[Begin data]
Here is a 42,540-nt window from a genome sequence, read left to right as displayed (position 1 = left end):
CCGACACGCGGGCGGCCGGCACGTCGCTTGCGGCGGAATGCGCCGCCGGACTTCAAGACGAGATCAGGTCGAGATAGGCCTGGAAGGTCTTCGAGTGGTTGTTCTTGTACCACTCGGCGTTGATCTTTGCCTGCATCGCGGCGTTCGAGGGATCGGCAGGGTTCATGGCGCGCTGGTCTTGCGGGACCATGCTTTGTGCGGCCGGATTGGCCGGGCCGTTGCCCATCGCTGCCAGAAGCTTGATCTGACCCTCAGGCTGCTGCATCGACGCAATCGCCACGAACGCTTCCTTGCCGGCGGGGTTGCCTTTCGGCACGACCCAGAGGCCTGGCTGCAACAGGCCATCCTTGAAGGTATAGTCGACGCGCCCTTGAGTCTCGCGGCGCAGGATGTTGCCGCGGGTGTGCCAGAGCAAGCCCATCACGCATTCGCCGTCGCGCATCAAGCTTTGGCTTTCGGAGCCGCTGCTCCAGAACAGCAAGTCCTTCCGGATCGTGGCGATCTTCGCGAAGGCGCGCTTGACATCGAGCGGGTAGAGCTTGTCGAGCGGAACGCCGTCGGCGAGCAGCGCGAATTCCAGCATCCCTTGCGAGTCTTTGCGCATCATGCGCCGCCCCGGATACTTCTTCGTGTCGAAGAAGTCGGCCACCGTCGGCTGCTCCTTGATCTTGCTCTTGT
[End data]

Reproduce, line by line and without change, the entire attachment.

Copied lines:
Here is a 42,540-nt window from a genome sequence, read left to right as displayed (position 1 = left end):
CCGACACGCGGGCGGCCGGCACGTCGCTTGCGGCGGAATGCGCCGCCGGACTTCAAGACGAGATCAGGTCGAGATAGGCCTGGAAGGTCTTCGAGTGGTTGTTCTTGTACCACTCGGCGTTGATCTTTGCCTGCATCGCGGCGTTCGAGGGATCGGCAGGGTTCATGGCGCGCTGGTCTTGCGGGACCATGCTTTGTGCGGCCGGATTGGCCGGGCCGTTGCCCATCGCTGCCAGAAGCTTGATCTGACCCTCAGGCTGCTGCATCGACGCAATCGCCACGAACGCTTCCTTGCCGGCGGGGTTGCCTTTCGGCACGACCCAGAGGCCTGGCTGCAACAGGCCATCCTTGAAGGTATAGTCGACGCGCCCTTGAGTCTCGCGGCGCAGGATGTTGCCGCGGGTGTGCCAGAGCAAGCCCATCACGCATTCGCCGTCGCGCATCAAGCTTTGGCTTTCGGAGCCGCTGCTCCAGAACAGCAAGTCCTTCCGGATCGTGGCGATCTTCGCGAAGGCGCGCTTGACATCGAGCGGGTAGAGCTTGTCGAGCGGAACGCCGTCGGCGAGCAGCGCGAATTCCAGCATCCCTTGCGAGTCTTTGCGCATCATGCGCCGCCCCGGATACTTCTTCGTGTCGAAGAAGTCGGCCACCGTCGGCTGCTCCTTGATCTTGCTCTTGT